Many of us have witnessed the damaging effects of dementia on our loved ones. Nature has shown to be a precious key for unlocking memories, temperaments and attitudes in people suffering from this terrible disease. Since 2013, RMBO has offered a therapeutic program called Bird Tales to residents of assisted living facilities. Educator Tyler Edmondson writes about the program and its profound impact on both people with dementia and the staff members who care for them.
This fall, Rocky Mountain Bird Observatory caught a whopping 277 Northern Saw-whet Owls at banding stations in North and South Dakota. Among them were 9 recovered saw-whet owls, or birds banded at another station or during a different season. Where were the owls first banded, and when? Read this post to find out (hint: one was first banded about 660 miles northwest!).
In 2000, Rocky Mountain Bird Observatory began organizing an annual Barrow’s Goldeneye count in Colorado to monitor the wintering population of this species. Volunteer citizen scientists are needed to help with this year’s count, set for Nov. 22 to Dec. 2, 2014. The protocol is simple – get out to as many lakes and reservoirs across the state as possible and count Barrow’s Goldeneyes!
The Central Plains Experimental Range, adjacent to the Pawnee National Grasslands, is a beautiful locale in northeast Colorado where an intact prairie landscape still exists. This summer, Amber Carver had the fortune of spending many days on the range, collecting data for her master’s degree in integrative biology from the University of Colorado-Denver.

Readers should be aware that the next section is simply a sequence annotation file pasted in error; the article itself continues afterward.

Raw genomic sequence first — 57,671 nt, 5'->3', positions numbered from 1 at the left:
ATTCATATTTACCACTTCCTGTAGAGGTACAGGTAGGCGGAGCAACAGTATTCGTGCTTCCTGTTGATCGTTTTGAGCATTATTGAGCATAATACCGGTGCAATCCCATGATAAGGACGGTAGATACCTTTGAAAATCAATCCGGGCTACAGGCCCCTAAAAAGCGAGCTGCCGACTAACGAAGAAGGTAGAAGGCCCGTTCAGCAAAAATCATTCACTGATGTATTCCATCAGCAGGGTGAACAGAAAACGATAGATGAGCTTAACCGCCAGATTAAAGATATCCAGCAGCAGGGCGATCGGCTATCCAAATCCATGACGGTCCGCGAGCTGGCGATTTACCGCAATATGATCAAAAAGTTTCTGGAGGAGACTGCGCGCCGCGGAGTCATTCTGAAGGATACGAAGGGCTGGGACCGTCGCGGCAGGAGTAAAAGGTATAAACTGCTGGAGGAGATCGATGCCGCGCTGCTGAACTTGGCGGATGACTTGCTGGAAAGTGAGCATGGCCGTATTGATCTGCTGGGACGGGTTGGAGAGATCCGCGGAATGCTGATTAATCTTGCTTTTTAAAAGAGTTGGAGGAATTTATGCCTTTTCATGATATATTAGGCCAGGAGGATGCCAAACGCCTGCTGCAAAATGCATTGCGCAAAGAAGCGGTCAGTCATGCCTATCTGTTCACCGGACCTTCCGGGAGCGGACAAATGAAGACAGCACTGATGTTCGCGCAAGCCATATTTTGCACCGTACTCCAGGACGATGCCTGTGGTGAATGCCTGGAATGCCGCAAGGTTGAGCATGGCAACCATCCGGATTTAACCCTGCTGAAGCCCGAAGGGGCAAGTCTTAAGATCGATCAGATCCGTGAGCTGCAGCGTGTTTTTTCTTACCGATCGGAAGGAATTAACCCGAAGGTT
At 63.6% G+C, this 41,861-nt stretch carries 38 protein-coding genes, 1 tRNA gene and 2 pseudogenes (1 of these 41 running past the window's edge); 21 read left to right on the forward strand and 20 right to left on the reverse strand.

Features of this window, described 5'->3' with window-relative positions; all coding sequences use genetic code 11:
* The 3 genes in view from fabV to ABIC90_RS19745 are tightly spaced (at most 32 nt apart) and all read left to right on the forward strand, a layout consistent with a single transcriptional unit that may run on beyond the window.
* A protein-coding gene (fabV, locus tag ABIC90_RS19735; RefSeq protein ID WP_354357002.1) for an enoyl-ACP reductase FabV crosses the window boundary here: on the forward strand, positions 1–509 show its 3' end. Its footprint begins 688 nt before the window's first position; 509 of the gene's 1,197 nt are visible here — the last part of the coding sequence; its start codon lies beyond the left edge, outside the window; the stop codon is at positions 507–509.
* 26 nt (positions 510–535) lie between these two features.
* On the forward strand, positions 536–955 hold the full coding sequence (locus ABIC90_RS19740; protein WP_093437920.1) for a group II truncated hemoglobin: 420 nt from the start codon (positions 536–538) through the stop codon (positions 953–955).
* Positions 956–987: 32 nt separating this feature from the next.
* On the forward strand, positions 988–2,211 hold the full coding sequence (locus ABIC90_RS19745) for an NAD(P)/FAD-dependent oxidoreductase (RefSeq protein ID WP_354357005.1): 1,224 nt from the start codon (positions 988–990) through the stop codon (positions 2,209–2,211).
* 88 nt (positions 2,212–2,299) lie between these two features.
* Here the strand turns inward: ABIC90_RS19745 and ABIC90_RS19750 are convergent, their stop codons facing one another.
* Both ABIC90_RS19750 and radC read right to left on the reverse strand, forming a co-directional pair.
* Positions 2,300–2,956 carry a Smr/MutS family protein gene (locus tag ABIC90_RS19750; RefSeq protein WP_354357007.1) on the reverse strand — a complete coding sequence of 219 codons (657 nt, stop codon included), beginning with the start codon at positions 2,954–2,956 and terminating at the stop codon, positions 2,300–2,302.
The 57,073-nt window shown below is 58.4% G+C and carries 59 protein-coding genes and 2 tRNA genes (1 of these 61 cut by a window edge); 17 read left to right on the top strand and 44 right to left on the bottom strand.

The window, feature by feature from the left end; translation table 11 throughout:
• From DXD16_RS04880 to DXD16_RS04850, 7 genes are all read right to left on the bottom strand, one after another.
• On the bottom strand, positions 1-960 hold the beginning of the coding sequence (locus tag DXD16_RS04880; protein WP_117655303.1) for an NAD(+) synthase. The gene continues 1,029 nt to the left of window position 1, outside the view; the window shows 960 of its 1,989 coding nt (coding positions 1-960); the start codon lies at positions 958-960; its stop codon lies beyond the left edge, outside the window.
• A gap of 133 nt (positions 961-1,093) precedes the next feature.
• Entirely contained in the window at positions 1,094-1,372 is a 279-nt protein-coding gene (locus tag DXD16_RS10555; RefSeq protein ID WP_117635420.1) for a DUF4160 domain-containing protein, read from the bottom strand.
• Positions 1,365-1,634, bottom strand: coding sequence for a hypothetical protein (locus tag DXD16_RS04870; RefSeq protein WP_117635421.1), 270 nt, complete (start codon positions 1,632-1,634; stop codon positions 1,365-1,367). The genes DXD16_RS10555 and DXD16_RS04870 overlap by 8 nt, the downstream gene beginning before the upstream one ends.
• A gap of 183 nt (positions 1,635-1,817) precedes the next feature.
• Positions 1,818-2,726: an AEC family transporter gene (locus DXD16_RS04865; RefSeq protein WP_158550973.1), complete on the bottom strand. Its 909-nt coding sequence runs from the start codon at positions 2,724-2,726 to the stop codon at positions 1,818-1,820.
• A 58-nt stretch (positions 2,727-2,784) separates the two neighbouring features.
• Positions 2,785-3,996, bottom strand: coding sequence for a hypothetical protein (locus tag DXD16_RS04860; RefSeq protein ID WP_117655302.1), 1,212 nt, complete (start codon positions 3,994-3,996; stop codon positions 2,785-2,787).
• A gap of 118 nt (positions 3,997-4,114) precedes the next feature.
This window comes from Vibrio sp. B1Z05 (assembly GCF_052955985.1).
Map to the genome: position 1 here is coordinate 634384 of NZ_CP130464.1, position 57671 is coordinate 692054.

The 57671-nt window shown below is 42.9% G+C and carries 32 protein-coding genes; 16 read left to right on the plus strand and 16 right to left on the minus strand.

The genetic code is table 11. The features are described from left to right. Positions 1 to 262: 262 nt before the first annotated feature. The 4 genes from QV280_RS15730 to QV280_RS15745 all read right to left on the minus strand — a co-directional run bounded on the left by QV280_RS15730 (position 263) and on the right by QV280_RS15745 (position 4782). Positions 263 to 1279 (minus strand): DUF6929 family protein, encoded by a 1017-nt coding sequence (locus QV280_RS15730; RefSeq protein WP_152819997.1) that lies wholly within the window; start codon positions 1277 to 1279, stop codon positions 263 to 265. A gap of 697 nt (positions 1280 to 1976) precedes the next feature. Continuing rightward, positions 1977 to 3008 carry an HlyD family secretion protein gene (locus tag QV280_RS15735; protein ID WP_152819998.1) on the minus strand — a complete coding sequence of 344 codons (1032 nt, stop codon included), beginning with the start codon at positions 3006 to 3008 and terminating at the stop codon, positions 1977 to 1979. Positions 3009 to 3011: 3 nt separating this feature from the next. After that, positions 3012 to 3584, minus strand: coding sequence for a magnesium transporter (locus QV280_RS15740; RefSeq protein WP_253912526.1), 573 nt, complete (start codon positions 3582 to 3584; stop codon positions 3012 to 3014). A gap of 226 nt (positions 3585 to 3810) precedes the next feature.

Halloween is almost here. When you’re out and about at night, hone your senses and look for owls, nighthawks and other birds of the night. Educator Emily Snode-Brenneman offers tips on spotting these nocturnal birds and lists species you’d expect to find in Colorado during the darker hours.
Black Swifts are at risk to the effects of climate change. As our atmosphere heats up and viable Black Swift breeding habitat dwindles, proactive conservation of this species is critical. A team of researchers is working to conserve the North American population of Black Swifts, conducting research across the West to better understand the “coolest bird.”
Alas, despite much progress, a disparity still exists between the sexes in the sciences. There are fewer women than men working in science-related fields. What can we do to encourage more young girls to enter the sciences? Biologist Erin Strasser spoke with female colleagues working in the sciences to glean their insights and advice and inspire other women to become awesome lady scientists.
Rocky Mountain Bird Observatory and partners recently put the final touches on a wetland restoration project that adds 3.2 acres of seasonal, shallow-water wetlands. Private lands biologist Colin Lee writes about the project and the birds it benefits.
This spring, Rocky Mountain Bird Observatory began conducting bird population monitoring surveys along the Niobrara National Scenic River in Nebraska. Outreach Biologist Jeff Birek was fortunate enough to land that area as one of his survey locales this summer. Jeff reports on the impacts a recent fire along the Niobrara River has had on birds and provides a species list from the summer.
With summer waning, RMBO has completed its sixth season of conducting surveys under the Integrated Monitoring in Bird Conservation Regions (IMBCR) program. How many birds were counted? What new and rare species were detected? Biologist Nick Van Lanen answers these questions and offers a wrap-up of another successful summer survey season.